Air pollution is plaguing the world’s oldest subway system, a new study warns, with high levels of tiny metal particles found in dust samples throughout the London Underground.

Whether these particles actually pose a risk to human health remains an open question, British researchers acknowledge. But experts say it’s happening in subway systems elsewhere, including the United States.

The London Underground, especially, is poorly ventilated, the authors of the new report noted. And the bits of a form of iron oxide in question are often incredibly small, far smaller than a single red blood cell.

So the threat, the study team cautioned, is that easily inhaled metallic particles can readily enter into the bloodstream of the network’s 5 million daily passengers. Prior research has linked that kind of exposure to a higher risk for serious issues such as Alzheimer’s disease and bacterial infections.

“Our study looks at nanoparticles of iron oxide — particles between 5 nm [nanometers] and 500 nm in size — which are generated by the braking system,” explained study lead author Hassan Sheikh, a risk researcher with the Centre for Risk Studies at the University of Cambridge, in the United Kingdom.

The particulates are byproducts of the routine workings of train brake blocks, collector shoes and motor brushes. They may also be released by the friction caused by the interaction between the metallic wheels of the system’s cars and steel rails.

The end result: Maghemite, a common magnetic mineral that, once formed, is likely repeatedly kicked around the subway environment by rumbling trains, Sheikh said.

It’s the mineral’s magnetic feature that is at the heart of the new analysis, which builds on a number of standard air filter studies that had already demonstrated that general air pollution levels inside the Underground are higher than safe limits established by the World Health Organization.

Those earlier efforts also attributed the Underground’s particulate matter problem to the routine interaction between wheels, tracks and brakes.

But the latest investigation goes a step further, turning to magnetic “fingerprinting” — alongside highly sophisticated microscopes and 3D imaging — to give a much more detailed analysis of 39 Underground dust samples collected in both 2019 and 2021.

Samples were gathered in platforms, ticket halls and cabins manned by train operators throughout the city’s major lines.

In the end, the research team determined that maghemite particles are found “in abundance” throughout the Underground.

Sheikh pointed out that his team’s method appears to be far better than past attempts at painting an accurate picture of the problem. For example, he noted that tiny individual particles sometimes “masquerade as larger particles, because they naturally clump together.”

Traditional pollution analyses, he noted, typically pick up on such clusters, which can be as big as 100 to 2,000 nm in diameter. But they usually fail to catch the tiny — and riskier — particles, which were found to be about 10 nm in diameter, though sometimes as small as 5 nm.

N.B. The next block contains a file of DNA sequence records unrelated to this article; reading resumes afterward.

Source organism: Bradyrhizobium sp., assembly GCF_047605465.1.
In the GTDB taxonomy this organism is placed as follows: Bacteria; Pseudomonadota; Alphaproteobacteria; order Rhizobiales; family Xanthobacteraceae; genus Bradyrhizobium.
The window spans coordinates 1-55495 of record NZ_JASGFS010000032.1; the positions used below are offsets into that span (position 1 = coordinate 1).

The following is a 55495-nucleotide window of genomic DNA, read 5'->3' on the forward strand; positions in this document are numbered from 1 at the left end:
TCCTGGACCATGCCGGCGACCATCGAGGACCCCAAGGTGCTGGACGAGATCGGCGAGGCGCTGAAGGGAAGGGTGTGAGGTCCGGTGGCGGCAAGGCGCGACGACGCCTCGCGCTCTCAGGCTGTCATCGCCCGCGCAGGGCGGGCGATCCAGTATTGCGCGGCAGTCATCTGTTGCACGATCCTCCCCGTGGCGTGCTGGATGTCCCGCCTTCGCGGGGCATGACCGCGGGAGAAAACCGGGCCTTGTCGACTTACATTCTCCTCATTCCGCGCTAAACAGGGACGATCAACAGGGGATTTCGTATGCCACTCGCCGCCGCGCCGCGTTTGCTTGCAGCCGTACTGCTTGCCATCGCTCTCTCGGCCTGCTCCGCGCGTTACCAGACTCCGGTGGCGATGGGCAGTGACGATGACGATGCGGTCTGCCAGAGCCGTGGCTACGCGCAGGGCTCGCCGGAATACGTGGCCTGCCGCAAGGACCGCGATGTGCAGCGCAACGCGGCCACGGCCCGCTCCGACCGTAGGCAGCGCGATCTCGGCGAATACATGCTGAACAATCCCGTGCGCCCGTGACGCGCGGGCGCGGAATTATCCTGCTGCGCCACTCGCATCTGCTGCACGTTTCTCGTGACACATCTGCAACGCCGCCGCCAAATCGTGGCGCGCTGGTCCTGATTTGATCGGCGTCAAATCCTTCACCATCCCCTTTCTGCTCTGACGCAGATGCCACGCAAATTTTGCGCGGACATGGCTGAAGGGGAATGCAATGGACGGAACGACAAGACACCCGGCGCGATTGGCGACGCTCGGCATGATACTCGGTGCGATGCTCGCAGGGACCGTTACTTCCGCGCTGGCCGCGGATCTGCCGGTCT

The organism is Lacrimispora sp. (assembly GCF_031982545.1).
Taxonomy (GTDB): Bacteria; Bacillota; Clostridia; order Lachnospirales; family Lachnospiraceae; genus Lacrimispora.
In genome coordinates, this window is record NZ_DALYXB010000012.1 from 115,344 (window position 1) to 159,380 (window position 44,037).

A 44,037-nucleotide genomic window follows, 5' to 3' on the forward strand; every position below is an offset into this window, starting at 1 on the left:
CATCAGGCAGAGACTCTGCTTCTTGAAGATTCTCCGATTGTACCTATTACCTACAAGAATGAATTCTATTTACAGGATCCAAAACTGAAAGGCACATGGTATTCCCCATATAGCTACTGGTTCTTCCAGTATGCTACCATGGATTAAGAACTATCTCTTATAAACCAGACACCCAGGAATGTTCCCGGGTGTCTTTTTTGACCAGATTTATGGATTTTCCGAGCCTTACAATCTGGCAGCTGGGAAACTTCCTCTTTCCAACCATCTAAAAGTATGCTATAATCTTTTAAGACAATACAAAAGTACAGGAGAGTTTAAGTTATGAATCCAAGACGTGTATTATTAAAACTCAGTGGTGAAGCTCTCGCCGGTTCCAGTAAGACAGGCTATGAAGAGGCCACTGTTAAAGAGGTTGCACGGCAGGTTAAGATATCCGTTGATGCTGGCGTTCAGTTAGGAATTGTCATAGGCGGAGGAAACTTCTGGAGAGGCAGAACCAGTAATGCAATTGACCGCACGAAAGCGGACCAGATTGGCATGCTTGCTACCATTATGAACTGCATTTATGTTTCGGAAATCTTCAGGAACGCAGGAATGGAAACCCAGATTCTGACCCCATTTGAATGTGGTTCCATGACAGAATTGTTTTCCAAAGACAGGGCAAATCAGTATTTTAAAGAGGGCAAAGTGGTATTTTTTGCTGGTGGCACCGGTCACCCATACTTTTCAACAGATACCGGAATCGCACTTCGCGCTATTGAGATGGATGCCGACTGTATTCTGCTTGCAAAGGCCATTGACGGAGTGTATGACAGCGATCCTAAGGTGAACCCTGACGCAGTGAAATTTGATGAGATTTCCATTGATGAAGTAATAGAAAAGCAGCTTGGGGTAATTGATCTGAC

And the concerns raised are not confined to London’s metro, experts warn.

For example, a 2021 study funded by the U.S. National Institute of Environmental Health Sciences that cites poor air quality — and tiny inhalable particulate matter, specifically — as a looming concern throughout U.S. public transit systems that every day serve tens of millions of commuters all across the Northeast.

That concern is seconded by Dr. Aaron Bernstein, interim director of the Harvard T.H. Chan School of Public Health’s Center for Climate Health and the Global Environment, in Boston.

“Yes, prior studies have found high levels of air pollution in subways,” said Bernstein, “including in New York.”

Still, commuters should not abandon mass transit, he stressed.

“The subways of major cities dramatically reduce road traffic — and associated air pollution — and often have shorter commute times than road-based equivalents,” noted Bernstein. “This research and others point to a need to address the air quality in subways, which is entirely feasible.”

Sheikh agreed.

“At this stage, there is conflicting evidence for whether this specific type of pollution is more or less harmful than the exhaust and non-exhaust-dominated traffic pollution experienced in outdoor environments,” he stressed, adding that more research is needed.

“[But] imagine dragging a simple hand magnet through a pile of iron filings,” Sheikh suggested. “The iron filings are strongly attracted to the magnet and provide an efficient way to collect them. The dominance of magnetic particles in the particulate matter air pollution means that magnetic traps or filters could be used to prevent the particles being emitted in the first place, or to more efficiently clean up dust that has accumulated over time.”

In the meantime, he added, “for commuters, wearing a mask would potentially restrict direct exposure to particles in the Underground.”

Sheikh and his colleagues published their findings online Dec. 15 in the journal Scientific Reports.

More information

There’s more on the health issues raised by fine particulate matter in mass transit systems at the U.S. National Institutes of Health.

SOURCES: Hassan Sheikh, risk researcher, Centre for Risk Studies, University of Cambridge, U.K.; Aaron Bernstein, MD, MPH, interim director, Center for Climate Health and the Global Environment, Harvard T.H. Chan School of Public Health, Boston; Scientific Reports, Dec. 15, 2022, online